When you are in the midst of a divorce, it is understandable that you might want to vent your feelings and frustrations every once in a while. Some people in such a situation may confide in a close, trusted friend, but others turn to the outlets offered by social media—especially if they believe that the posts will be kept out of public view. Unfortunately, it is often possible for your spouse and his or her lawyer to use your social media posts against you. In the most extreme situations, an ill-conceived or poorly-timed post could even cost you money or time with your children.
What Does Social Media Include?
The majority of people are familiar with the most popular social media networks such as Facebook, Twitter, and Instagram. There are, of course, many other sites and apps like Reddit, Snapchat, and WhatsApp that allow people to interact over the internet. For the purposes of divorce, the term “social media” can also apply to e-mail, text messages, and other forms of digital communication. Messages and photos sent or posted using a cell phone can be considered during a divorce, just as posts made using a desktop computer can.
Text messages, in fact, are commonly presented as evidence during divorce proceedings. Lawyers across the country have reported an increase in the prevalence of text-message evidence in divorces over the last decade or so. Text messages and e-mails are also more accessible than they once were. Cell phone companies and internet services providers are often able to provide copies of all messages to and from a given account if they are subpoenaed by the court.
What Is Admissible?
It is a common misconception that only obvious references to undesirable behavior can be used against a person during his or her divorce. This is simply not true. Inferences can be used and logic trails can be implied by attorneys and become part of the case’s record. For example, if you often post pictures of yourself partying and carrying on while intoxicated, the impression given by those photos could outweigh your claims that you are a good parent who provides a healthy, safe home for your children.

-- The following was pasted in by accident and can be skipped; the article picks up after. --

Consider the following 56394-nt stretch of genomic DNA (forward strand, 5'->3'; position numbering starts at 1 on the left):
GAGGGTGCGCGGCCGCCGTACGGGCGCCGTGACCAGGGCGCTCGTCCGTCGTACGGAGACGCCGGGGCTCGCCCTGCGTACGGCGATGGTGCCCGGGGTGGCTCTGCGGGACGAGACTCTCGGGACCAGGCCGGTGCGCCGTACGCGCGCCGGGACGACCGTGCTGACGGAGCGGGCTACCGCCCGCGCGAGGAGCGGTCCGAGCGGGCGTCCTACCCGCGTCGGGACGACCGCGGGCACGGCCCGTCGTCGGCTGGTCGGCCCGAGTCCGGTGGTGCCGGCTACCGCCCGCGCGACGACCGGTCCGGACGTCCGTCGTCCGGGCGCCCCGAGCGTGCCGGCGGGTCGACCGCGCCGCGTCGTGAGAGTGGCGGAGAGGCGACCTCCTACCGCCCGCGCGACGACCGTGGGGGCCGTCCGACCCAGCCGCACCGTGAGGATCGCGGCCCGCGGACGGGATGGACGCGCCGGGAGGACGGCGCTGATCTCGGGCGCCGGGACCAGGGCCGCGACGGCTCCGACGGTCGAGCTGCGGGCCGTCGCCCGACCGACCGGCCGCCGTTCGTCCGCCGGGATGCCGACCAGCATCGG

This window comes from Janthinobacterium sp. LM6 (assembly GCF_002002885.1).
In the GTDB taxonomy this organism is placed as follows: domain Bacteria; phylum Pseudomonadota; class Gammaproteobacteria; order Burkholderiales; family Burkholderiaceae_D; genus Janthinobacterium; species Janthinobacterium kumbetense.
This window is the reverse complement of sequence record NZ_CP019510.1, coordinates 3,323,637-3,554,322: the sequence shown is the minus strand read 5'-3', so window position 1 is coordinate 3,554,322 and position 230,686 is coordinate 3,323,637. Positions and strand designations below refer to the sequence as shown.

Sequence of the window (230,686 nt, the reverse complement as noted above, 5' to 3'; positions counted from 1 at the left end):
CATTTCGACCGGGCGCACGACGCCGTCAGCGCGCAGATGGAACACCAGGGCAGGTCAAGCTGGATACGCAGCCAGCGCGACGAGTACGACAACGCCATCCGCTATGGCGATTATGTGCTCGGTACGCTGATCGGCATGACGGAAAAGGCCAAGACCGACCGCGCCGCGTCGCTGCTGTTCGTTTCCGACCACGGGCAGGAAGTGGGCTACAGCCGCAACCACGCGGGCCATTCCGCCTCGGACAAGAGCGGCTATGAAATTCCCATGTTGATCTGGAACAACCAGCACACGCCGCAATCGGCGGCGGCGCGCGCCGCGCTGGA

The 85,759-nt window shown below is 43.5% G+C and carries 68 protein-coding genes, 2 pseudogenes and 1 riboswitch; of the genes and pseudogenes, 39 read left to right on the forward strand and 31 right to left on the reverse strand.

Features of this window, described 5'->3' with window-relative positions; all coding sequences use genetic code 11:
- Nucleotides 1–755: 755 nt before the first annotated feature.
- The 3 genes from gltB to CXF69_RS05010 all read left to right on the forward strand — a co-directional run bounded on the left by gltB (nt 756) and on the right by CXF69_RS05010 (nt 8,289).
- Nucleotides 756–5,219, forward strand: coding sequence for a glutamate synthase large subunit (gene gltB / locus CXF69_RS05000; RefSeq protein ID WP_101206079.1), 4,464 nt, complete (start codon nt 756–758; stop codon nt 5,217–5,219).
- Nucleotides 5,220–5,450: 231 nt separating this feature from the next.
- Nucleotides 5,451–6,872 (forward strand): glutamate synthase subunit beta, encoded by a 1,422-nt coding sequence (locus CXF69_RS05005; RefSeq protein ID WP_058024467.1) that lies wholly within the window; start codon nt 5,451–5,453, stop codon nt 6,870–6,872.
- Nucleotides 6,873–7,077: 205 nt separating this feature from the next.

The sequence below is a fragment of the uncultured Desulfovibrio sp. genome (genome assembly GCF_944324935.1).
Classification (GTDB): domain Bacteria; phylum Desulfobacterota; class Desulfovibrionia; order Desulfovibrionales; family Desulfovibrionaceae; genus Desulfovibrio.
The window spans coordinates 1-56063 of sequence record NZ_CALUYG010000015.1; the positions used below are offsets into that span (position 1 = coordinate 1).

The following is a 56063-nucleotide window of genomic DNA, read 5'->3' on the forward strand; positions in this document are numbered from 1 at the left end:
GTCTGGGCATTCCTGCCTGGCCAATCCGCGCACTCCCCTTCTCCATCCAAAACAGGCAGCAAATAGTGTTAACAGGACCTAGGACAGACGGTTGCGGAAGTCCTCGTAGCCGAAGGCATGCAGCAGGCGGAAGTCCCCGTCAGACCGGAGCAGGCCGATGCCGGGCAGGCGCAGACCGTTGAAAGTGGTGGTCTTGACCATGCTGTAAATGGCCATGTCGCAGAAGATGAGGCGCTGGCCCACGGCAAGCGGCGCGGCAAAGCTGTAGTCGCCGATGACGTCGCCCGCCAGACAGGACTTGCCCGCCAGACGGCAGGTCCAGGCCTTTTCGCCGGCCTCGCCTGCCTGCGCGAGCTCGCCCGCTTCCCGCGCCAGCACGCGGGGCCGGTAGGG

You should also be aware that deleting potentially problematic posts could land you in trouble with the court as well. The Illinois Supreme Court has established that a person could face consequences for deleting items from social media if the deletions are found to be spoliation of evidence. During a divorce—especially a divorce that involves children—each spouse’s character will be taken into account. Having embarrassing items on your social media feed is one thing, but deleting them could be seen as an indication that you are being deceitful. Allegations of deception and fraud could negatively affect your case and your ability to spend time with your children.
Call Us for Help
If you are considering a divorce, an experienced DuPage County family law attorney can help you avoid creating problems for yourself on social media. Call 630-871-1002 to schedule a free consultation at Andrew Cores Family Law Group today.